It’s pretty clear that tablet devices are a bit difficult when it comes to productivity. Trying to do anything that involves quite a bit of typing or data entry becomes a chore – I couldn’t imagine writing an entire blog post from a tablet (although, I suppose if it were a short one, I could). Aside from that, it’s a case of being annoyed at the lack of tactile response, the frequent typing errors and auto-correct hell.
I think Microsoft did get it right when they tried to push their touch and type covers as making a tablet more productive – it’s really the thing that sets tablets and laptops apart. The covers were nice and integral to the tablet, not taking up a significant amount of space, although I would imagine that the typing experience of the touch cover was a bit sub-par.
Anyway, luckily for “every other tablet” with Bluetooth, they could always just buy a Bluetooth wireless keyboard and pair it up. It might not be as sleek, but it would be just as, if not even more productive and ergonomic to use.
But there is a bit of a problem – most Bluetooth keyboards are fairly pricey, and/or they’re full sized desktop-style keyboards. Before even knowing whether I’d want to have a Bluetooth keyboard with me, I have to fork out about AU$100 for one? No way.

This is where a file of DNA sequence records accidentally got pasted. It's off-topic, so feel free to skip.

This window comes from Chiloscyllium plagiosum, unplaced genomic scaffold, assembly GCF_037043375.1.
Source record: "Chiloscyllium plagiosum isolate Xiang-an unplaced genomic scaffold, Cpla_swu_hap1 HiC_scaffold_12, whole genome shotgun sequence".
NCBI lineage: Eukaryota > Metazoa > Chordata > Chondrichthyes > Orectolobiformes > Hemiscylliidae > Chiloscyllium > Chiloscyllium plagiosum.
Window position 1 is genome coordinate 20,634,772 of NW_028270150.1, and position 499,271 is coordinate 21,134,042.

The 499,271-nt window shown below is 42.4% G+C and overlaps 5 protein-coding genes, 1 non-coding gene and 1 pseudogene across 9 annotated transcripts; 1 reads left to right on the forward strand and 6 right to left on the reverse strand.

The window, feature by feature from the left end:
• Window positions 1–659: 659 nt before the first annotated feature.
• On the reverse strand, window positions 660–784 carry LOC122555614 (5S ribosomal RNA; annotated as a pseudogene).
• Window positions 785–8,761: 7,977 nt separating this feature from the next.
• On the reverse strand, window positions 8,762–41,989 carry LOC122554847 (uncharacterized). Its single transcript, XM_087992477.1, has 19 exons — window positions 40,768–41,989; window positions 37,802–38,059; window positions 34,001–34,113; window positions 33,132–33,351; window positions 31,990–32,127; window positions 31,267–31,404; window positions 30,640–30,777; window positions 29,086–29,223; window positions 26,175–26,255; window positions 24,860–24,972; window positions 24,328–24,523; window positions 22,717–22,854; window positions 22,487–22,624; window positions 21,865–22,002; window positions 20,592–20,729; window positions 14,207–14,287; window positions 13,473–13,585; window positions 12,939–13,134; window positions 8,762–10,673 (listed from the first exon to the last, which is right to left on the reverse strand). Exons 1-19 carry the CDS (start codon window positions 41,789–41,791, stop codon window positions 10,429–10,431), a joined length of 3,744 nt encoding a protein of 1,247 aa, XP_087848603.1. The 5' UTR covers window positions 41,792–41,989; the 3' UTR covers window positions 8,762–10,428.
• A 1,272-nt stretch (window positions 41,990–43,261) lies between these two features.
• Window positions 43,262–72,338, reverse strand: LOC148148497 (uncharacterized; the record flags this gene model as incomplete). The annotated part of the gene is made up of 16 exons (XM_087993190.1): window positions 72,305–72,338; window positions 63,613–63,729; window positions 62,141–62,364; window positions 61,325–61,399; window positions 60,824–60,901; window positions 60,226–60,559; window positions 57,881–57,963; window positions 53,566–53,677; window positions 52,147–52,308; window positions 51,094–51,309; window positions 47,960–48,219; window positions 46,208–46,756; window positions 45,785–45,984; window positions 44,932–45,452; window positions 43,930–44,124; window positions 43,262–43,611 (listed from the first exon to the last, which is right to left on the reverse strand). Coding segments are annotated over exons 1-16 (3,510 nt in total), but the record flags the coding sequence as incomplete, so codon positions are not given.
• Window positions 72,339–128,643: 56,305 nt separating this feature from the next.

I decided to get a cheap one first, but many of the keyboards were more like thumb-boards which would not have enhanced the productivity factor. That is, until, I came across this –
Only an idiot would mistake this for an Apple Bluetooth keyboard. It’s not. For under AU$12 from eBay (and more than twice as much elsewhere), it can’t be. It’s advertised as a Mini Bluetooth Wireless keyboard. The first thing is that it’s “not really mini”, more like a nice netbook size. It runs off two AAA batteries, and it’s made of flimsy plastic. It’s fairly light, and I can toss it into my bag quite easily. It has keys laid out Apple style in the sense it has a “Command” key which is equivalent to the Windows key on PCs, and the F1-F12 keys require pushing fn+key to get them.
As part of being “mini”, it’s sacrificed the number pad and all the keys around it – including some fairly useful ones like Home, End, PrintScn, PgUp and PgDn.